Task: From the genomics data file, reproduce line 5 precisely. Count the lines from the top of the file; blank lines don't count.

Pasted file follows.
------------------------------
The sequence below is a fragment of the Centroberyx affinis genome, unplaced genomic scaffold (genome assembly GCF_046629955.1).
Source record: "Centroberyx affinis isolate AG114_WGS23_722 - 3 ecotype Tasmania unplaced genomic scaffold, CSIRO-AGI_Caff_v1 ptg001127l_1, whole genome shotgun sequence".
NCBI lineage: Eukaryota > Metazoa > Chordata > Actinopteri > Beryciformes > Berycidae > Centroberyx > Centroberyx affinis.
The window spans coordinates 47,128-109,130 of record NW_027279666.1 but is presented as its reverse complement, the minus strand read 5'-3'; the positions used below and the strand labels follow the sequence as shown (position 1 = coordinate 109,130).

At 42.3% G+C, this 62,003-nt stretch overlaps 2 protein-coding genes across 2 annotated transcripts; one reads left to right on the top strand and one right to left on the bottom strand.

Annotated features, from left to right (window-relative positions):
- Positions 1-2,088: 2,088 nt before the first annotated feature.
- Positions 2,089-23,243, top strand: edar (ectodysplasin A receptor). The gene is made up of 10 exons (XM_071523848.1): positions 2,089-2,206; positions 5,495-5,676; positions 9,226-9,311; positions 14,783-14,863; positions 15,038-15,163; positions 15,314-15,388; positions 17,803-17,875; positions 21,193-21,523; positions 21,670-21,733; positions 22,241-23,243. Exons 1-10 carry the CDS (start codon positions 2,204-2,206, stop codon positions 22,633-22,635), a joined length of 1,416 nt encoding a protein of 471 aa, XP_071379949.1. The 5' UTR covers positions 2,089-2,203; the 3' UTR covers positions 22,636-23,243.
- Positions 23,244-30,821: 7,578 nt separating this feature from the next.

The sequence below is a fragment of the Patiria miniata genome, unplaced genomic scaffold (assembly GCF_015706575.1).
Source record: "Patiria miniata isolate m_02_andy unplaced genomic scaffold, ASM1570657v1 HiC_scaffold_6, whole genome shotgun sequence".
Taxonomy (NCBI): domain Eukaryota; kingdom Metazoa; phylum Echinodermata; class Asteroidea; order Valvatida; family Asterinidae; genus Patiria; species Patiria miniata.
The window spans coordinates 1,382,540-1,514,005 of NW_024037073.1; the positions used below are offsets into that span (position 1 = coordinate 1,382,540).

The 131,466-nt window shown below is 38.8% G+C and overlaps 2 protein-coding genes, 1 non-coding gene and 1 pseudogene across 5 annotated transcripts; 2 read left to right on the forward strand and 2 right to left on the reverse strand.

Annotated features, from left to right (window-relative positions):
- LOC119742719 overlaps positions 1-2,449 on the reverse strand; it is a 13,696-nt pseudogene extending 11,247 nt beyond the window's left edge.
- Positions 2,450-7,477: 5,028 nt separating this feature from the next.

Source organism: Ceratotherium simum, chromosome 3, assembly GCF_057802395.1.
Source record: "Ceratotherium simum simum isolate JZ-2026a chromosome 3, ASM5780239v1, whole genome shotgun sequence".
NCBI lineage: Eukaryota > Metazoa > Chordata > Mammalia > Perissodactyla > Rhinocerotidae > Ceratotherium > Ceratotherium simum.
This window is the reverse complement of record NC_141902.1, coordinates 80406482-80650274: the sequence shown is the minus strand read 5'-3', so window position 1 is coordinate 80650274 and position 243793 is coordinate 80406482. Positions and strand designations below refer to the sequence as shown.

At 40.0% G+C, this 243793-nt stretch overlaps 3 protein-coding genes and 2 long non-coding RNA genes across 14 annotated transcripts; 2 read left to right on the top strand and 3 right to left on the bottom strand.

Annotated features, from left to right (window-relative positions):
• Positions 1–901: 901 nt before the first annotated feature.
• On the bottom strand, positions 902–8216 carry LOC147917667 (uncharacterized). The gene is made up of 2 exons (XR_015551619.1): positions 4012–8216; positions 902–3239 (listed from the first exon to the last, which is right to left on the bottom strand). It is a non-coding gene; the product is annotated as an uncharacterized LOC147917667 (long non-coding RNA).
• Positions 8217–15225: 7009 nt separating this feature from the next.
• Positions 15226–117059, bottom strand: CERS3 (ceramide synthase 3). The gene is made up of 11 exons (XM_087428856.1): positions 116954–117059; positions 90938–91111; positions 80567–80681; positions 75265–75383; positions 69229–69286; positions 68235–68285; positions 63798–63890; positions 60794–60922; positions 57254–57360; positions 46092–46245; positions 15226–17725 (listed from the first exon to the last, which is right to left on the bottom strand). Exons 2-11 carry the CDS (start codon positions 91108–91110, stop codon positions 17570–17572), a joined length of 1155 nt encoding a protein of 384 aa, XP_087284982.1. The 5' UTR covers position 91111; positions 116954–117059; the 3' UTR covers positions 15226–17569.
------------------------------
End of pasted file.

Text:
At 42.3% G+C, this 62,003-nt stretch overlaps 2 protein-coding genes across 2 annotated transcripts; one reads left to right on the top strand and one right to left on the bottom strand.